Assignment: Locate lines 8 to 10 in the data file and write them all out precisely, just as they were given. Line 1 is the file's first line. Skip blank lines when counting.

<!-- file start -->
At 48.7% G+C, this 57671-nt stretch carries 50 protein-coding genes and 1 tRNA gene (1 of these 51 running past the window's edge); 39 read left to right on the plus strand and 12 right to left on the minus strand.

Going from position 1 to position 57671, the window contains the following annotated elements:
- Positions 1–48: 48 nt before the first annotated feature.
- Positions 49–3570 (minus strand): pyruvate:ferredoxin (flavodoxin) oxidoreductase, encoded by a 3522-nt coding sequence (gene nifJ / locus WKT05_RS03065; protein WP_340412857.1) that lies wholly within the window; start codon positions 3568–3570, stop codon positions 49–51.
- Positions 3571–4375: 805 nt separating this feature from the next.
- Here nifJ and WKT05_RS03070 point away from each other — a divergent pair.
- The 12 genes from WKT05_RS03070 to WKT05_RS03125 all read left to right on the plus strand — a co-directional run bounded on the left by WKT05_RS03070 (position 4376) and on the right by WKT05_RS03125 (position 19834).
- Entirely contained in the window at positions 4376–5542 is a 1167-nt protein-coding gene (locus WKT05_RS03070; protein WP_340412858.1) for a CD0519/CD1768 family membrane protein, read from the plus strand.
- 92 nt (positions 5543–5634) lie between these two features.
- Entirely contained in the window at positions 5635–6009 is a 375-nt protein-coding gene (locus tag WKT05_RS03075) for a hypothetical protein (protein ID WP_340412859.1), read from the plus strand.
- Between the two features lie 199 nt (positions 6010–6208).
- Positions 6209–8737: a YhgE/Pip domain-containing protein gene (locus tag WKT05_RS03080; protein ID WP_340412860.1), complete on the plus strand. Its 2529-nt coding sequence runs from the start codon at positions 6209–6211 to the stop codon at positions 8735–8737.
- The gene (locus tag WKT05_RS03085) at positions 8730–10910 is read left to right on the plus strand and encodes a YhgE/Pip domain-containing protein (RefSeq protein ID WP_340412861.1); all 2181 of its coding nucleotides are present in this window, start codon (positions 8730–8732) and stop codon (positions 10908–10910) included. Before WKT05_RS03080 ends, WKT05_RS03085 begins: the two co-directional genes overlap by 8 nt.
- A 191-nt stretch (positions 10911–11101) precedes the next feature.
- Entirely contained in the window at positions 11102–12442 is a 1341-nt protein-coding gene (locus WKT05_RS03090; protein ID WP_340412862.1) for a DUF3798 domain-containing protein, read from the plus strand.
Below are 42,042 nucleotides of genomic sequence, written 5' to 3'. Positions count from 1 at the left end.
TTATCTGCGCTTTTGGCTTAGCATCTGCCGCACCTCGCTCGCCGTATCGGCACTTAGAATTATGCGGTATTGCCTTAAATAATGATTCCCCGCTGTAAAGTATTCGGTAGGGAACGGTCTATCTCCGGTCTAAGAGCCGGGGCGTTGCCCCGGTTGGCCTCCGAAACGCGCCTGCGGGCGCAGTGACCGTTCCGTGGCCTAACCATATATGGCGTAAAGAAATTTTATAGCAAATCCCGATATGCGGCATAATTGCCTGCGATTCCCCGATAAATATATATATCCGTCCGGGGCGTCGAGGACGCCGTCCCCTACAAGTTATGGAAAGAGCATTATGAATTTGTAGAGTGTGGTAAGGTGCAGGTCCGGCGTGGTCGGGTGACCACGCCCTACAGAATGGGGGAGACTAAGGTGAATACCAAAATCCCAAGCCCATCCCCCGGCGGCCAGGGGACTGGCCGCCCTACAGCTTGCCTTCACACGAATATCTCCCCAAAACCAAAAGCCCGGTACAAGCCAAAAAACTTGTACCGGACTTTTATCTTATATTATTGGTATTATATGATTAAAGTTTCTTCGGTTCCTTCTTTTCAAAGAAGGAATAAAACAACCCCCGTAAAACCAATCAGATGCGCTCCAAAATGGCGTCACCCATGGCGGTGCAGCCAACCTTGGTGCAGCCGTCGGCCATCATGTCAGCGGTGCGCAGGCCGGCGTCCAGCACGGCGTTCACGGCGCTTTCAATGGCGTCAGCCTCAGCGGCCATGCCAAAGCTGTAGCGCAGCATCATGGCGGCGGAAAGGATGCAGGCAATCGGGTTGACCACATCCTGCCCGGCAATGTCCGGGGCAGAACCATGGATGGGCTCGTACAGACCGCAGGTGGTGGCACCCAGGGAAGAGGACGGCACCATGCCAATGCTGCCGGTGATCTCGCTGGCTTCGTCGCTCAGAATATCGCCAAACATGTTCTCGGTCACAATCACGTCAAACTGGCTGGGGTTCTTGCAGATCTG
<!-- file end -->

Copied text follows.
- Entirely contained in the window at positions 4376–5542 is a 1167-nt protein-coding gene (locus WKT05_RS03070; protein WP_340412858.1) for a CD0519/CD1768 family membrane protein, read from the plus strand.
- 92 nt (positions 5543–5634) lie between these two features.
- Entirely contained in the window at positions 5635–6009 is a 375-nt protein-coding gene (locus tag WKT05_RS03075) for a hypothetical protein (protein ID WP_340412859.1), read from the plus strand.